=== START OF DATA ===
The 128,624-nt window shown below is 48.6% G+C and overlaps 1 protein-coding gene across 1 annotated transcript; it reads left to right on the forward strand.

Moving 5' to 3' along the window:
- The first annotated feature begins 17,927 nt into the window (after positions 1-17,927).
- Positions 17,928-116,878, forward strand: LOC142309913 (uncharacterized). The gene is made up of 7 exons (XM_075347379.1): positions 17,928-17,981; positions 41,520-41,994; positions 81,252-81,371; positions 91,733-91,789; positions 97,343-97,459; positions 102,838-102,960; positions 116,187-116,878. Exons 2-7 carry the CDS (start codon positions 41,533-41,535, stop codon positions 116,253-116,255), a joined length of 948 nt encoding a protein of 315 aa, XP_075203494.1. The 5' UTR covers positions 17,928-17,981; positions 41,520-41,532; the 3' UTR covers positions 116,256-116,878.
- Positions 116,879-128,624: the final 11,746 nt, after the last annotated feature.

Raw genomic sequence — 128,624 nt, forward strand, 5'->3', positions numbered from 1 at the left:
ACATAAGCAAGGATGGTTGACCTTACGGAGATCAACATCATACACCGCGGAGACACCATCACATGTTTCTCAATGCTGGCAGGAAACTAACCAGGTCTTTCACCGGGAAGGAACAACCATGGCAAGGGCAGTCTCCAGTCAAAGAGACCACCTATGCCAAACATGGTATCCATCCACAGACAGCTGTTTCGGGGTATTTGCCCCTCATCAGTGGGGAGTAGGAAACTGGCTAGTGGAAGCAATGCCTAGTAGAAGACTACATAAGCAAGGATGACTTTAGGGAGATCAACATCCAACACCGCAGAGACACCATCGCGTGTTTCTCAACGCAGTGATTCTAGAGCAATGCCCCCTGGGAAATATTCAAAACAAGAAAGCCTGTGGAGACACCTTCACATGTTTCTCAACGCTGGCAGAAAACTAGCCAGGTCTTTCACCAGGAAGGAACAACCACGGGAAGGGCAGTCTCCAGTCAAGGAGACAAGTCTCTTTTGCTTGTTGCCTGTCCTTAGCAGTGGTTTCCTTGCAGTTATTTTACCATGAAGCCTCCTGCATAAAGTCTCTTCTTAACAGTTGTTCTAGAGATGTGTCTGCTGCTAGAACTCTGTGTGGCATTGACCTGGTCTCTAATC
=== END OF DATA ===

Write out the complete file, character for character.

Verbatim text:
The 128,624-nt window shown below is 48.6% G+C and overlaps 1 protein-coding gene across 1 annotated transcript; it reads left to right on the forward strand.

Moving 5' to 3' along the window:
- The first annotated feature begins 17,927 nt into the window (after positions 1-17,927).
- Positions 17,928-116,878, forward strand: LOC142309913 (uncharacterized). The gene is made up of 7 exons (XM_075347379.1): positions 17,928-17,981; positions 41,520-41,994; positions 81,252-81,371; positions 91,733-91,789; positions 97,343-97,459; positions 102,838-102,960; positions 116,187-116,878. Exons 2-7 carry the CDS (start codon positions 41,533-41,535, stop codon positions 116,253-116,255), a joined length of 948 nt encoding a protein of 315 aa, XP_075203494.1. The 5' UTR covers positions 17,928-17,981; positions 41,520-41,532; the 3' UTR covers positions 116,256-116,878.
- Positions 116,879-128,624: the final 11,746 nt, after the last annotated feature.

Raw genomic sequence — 128,624 nt, forward strand, 5'->3', positions numbered from 1 at the left:
ACATAAGCAAGGATGGTTGACCTTACGGAGATCAACATCATACACCGCGGAGACACCATCACATGTTTCTCAATGCTGGCAGGAAACTAACCAGGTCTTTCACCGGGAAGGAACAACCATGGCAAGGGCAGTCTCCAGTCAAAGAGACCACCTATGCCAAACATGGTATCCATCCACAGACAGCTGTTTCGGGGTATTTGCCCCTCATCAGTGGGGAGTAGGAAACTGGCTAGTGGAAGCAATGCCTAGTAGAAGACTACATAAGCAAGGATGACTTTAGGGAGATCAACATCCAACACCGCAGAGACACCATCGCGTGTTTCTCAACGCAGTGATTCTAGAGCAATGCCCCCTGGGAAATATTCAAAACAAGAAAGCCTGTGGAGACACCTTCACATGTTTCTCAACGCTGGCAGAAAACTAGCCAGGTCTTTCACCAGGAAGGAACAACCACGGGAAGGGCAGTCTCCAGTCAAGGAGACAAGTCTCTTTTGCTTGTTGCCTGTCCTTAGCAGTGGTTTCCTTGCAGTTATTTTACCATGAAGCCTCCTGCATAAAGTCTCTTCTTAACAGTTGTTCTAGAGATGTGTCTGCTGCTAGAACTCTGTGTGGCATTGACCTGGTCTCTAATC